Photo credit: By English: U.S. Navy Petty Officer 1st Class Chad J. McNeeley [Public domain], via Wikimedia Commons
Happy Memorial Day weekend, Civilian Friends! It’s the unofficial start of summer, the pools are open, and if you haven’t done so already, time to clean up that nasty grill. As we enter in to the long weekend, here’s a short public service announcement from a local veteran.
Please don’t thank me for my service this weekend.
I mean it.
I am typically appreciative of such gestures, but this weekend is not the appropriate time. Memorial Day (and more recently, the weekend leading up to the day) is a time for us to remember not the living, but the dead. Specifically, those who gave their lives in military service to our nation. And when you thank us, the living, on a day intended to honor our fallen dead it is, quite frankly, a little awkward for us. We politely request that you save it up for Veterans Day.
I understand this request may come off as a little rude, or standoffish. I apologize. We recognize that you want to honor those of us who have served. Thank you. Seriously, thank you. Some of our brothers and sisters were not welcomed when they came home, or were despised for their service, and it’s nice that you’re thinking of us.
But Memorial Day is not intended to honor all veterans, even those who served in wartime. It is, however, set aside as a specific day to honor those who died. It may be helpful at this point to review the original order, issued on May 5th, 1868, from the Headquarters, Grand Army of the Republic, Washington DC. If there’s one thing we’re good at, us veterans, it’s reading and following orders.
“The 30th day of May, 1868 is designated for the purpose of strewing with flowers or otherwise decorating the graves of comrades who died in defense of their country…”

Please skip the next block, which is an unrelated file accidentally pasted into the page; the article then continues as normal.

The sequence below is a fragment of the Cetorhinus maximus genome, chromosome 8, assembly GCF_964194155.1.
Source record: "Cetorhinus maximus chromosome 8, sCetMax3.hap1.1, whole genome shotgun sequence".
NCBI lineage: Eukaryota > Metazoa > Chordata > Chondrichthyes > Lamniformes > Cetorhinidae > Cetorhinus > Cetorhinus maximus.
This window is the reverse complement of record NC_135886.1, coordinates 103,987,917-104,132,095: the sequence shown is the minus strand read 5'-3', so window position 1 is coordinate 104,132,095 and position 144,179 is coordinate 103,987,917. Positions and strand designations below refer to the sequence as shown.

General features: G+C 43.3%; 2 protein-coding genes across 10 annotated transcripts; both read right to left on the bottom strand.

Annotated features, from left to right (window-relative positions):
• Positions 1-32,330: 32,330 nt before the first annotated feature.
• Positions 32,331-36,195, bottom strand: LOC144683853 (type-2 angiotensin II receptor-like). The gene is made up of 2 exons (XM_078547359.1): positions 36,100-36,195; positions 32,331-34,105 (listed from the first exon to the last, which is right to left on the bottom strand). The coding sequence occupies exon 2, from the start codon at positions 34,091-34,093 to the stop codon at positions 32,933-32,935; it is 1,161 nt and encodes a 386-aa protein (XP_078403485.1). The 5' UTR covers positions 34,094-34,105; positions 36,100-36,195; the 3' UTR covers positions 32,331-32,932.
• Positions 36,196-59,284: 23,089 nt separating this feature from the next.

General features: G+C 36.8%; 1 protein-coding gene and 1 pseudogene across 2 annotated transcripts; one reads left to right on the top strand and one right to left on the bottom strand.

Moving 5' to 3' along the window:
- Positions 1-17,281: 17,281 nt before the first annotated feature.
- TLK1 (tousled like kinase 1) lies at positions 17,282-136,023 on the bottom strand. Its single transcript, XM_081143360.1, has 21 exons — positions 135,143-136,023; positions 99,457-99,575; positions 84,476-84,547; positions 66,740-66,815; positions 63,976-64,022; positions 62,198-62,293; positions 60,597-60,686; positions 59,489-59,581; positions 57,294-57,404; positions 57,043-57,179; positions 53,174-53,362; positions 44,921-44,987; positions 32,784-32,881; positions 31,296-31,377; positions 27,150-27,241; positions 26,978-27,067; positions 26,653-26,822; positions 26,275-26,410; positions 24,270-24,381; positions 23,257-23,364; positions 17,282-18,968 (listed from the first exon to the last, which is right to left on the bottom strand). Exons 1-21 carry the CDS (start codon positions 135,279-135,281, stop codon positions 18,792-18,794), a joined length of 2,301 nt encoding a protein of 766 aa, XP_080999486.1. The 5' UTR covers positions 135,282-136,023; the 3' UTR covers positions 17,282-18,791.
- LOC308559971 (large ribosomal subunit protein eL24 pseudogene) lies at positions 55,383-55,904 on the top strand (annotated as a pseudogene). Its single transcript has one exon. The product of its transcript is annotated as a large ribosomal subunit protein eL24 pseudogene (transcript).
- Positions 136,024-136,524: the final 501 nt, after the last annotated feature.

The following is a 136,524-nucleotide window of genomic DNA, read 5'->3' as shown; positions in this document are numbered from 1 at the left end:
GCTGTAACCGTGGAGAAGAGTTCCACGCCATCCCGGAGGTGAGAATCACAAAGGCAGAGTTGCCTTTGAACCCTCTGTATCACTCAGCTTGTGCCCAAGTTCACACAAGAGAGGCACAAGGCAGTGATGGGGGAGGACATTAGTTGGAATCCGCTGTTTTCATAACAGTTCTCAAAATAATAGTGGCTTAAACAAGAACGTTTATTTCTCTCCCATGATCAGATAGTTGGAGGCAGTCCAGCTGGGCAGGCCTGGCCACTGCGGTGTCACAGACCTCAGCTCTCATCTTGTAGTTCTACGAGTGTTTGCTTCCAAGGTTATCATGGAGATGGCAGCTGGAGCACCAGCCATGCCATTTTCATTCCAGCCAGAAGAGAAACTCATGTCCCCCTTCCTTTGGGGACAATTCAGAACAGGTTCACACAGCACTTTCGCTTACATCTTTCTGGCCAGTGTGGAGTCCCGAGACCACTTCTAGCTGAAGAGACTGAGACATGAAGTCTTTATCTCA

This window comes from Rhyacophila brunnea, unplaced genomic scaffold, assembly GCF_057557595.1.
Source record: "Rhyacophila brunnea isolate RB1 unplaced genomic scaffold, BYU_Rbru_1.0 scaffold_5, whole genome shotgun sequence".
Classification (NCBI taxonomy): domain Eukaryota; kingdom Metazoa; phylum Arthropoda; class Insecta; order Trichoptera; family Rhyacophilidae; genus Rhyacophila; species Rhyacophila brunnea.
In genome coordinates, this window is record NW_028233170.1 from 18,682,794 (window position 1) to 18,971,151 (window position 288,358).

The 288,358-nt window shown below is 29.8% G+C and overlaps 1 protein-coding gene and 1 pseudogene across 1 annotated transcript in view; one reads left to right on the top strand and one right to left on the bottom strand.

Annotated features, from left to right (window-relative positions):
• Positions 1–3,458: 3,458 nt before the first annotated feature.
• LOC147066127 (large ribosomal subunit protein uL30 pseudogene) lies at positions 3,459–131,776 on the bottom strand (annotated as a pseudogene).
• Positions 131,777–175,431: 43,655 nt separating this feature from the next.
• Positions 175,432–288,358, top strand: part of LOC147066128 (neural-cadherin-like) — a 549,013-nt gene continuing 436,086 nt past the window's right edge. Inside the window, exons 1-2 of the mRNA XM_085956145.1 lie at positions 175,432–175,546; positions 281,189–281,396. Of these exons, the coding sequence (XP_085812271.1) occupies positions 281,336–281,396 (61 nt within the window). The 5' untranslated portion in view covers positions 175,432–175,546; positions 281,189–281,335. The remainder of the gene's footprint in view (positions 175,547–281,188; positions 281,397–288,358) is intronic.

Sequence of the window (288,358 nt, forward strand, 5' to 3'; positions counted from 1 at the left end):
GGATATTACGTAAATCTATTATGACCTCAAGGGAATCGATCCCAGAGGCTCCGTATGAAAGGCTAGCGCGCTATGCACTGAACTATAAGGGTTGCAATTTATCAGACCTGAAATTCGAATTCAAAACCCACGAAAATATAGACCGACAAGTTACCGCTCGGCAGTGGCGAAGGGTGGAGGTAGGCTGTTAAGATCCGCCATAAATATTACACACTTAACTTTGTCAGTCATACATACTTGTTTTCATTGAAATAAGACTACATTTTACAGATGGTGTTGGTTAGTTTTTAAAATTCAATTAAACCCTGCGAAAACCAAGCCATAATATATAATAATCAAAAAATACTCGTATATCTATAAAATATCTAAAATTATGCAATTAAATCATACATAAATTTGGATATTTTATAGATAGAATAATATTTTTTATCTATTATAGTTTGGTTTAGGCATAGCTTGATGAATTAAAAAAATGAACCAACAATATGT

You see where I’m going with this, I hope. The original purpose of the holiday was for living veterans to honor their fallen comrades. For us, by us, if you will. However, we’re willing to share this one with you, because we strongly believe that these are most deserving of honor and recognition. General John Logan, who issued the original order, certainly thought so:
All that the consecrated wealth and taste of the nation can add to their adornment and security is but a fitting tribute to the memory of her slain defenders. Let no wanton foot tread rudely on such hallowed grounds. Let pleasant paths invite the coming and going of reverent visitors and fond mourners. Let no vandalism of avarice or neglect, no ravages of time, testify to the present or to the coming generations that we have forgotten, as a people, the cost of a free and undivided republic.
If other eyes grow dull and other hands slack, and other hearts cold in the solemn trust, ours shall keep it well as long as the light and warmth of life remains in us.